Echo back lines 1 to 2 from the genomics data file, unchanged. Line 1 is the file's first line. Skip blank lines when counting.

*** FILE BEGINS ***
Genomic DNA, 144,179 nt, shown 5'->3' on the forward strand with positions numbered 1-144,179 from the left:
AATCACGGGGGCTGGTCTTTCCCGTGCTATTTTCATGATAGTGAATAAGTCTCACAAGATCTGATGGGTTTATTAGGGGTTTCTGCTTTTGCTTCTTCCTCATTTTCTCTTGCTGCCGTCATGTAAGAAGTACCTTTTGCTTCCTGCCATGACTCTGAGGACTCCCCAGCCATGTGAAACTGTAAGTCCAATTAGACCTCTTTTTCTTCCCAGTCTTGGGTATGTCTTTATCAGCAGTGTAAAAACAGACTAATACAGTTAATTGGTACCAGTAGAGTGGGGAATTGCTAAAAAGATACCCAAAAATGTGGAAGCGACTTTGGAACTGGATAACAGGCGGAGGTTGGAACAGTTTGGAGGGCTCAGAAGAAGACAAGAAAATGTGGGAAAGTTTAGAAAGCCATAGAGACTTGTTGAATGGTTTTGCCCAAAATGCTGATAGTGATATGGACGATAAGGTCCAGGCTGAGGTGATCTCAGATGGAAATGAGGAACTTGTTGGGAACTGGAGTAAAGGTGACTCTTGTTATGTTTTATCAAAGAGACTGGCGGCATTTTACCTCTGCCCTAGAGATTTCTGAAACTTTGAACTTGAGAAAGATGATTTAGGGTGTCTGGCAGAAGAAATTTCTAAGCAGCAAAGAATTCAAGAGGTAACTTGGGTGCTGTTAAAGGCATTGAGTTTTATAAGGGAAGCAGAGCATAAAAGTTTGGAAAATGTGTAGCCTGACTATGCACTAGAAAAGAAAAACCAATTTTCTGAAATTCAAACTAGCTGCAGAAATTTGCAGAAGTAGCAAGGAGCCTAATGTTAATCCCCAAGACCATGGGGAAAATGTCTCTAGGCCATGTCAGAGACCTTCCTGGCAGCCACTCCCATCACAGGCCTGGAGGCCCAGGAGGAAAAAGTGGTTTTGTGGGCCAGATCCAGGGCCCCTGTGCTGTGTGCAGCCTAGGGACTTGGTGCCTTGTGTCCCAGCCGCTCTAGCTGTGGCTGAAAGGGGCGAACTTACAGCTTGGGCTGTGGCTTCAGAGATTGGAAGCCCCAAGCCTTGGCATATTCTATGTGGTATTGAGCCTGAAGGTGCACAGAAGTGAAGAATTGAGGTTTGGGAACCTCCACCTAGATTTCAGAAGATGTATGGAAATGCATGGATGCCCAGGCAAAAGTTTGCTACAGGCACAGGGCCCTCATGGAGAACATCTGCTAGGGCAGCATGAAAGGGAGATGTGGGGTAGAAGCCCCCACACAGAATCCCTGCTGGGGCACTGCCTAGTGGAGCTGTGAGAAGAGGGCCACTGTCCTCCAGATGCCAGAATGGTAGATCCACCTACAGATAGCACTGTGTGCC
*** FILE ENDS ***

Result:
Genomic DNA, 144,179 nt, shown 5'->3' on the forward strand with positions numbered 1-144,179 from the left:
AATCACGGGGGCTGGTCTTTCCCGTGCTATTTTCATGATAGTGAATAAGTCTCACAAGATCTGATGGGTTTATTAGGGGTTTCTGCTTTTGCTTCTTCCTCATTTTCTCTTGCTGCCGTCATGTAAGAAGTACCTTTTGCTTCCTGCCATGACTCTGAGGACTCCCCAGCCATGTGAAACTGTAAGTCCAATTAGACCTCTTTTTCTTCCCAGTCTTGGGTATGTCTTTATCAGCAGTGTAAAAACAGACTAATACAGTTAATTGGTACCAGTAGAGTGGGGAATTGCTAAAAAGATACCCAAAAATGTGGAAGCGACTTTGGAACTGGATAACAGGCGGAGGTTGGAACAGTTTGGAGGGCTCAGAAGAAGACAAGAAAATGTGGGAAAGTTTAGAAAGCCATAGAGACTTGTTGAATGGTTTTGCCCAAAATGCTGATAGTGATATGGACGATAAGGTCCAGGCTGAGGTGATCTCAGATGGAAATGAGGAACTTGTTGGGAACTGGAGTAAAGGTGACTCTTGTTATGTTTTATCAAAGAGACTGGCGGCATTTTACCTCTGCCCTAGAGATTTCTGAAACTTTGAACTTGAGAAAGATGATTTAGGGTGTCTGGCAGAAGAAATTTCTAAGCAGCAAAGAATTCAAGAGGTAACTTGGGTGCTGTTAAAGGCATTGAGTTTTATAAGGGAAGCAGAGCATAAAAGTTTGGAAAATGTGTAGCCTGACTATGCACTAGAAAAGAAAAACCAATTTTCTGAAATTCAAACTAGCTGCAGAAATTTGCAGAAGTAGCAAGGAGCCTAATGTTAATCCCCAAGACCATGGGGAAAATGTCTCTAGGCCATGTCAGAGACCTTCCTGGCAGCCACTCCCATCACAGGCCTGGAGGCCCAGGAGGAAAAAGTGGTTTTGTGGGCCAGATCCAGGGCCCCTGTGCTGTGTGCAGCCTAGGGACTTGGTGCCTTGTGTCCCAGCCGCTCTAGCTGTGGCTGAAAGGGGCGAACTTACAGCTTGGGCTGTGGCTTCAGAGATTGGAAGCCCCAAGCCTTGGCATATTCTATGTGGTATTGAGCCTGAAGGTGCACAGAAGTGAAGAATTGAGGTTTGGGAACCTCCACCTAGATTTCAGAAGATGTATGGAAATGCATGGATGCCCAGGCAAAAGTTTGCTACAGGCACAGGGCCCTCATGGAGAACATCTGCTAGGGCAGCATGAAAGGGAGATGTGGGGTAGAAGCCCCCACACAGAATCCCTGCTGGGGCACTGCCTAGTGGAGCTGTGAGAAGAGGGCCACTGTCCTCCAGATGCCAGAATGGTAGATCCACCTACAGATAGCACTGTGTGCC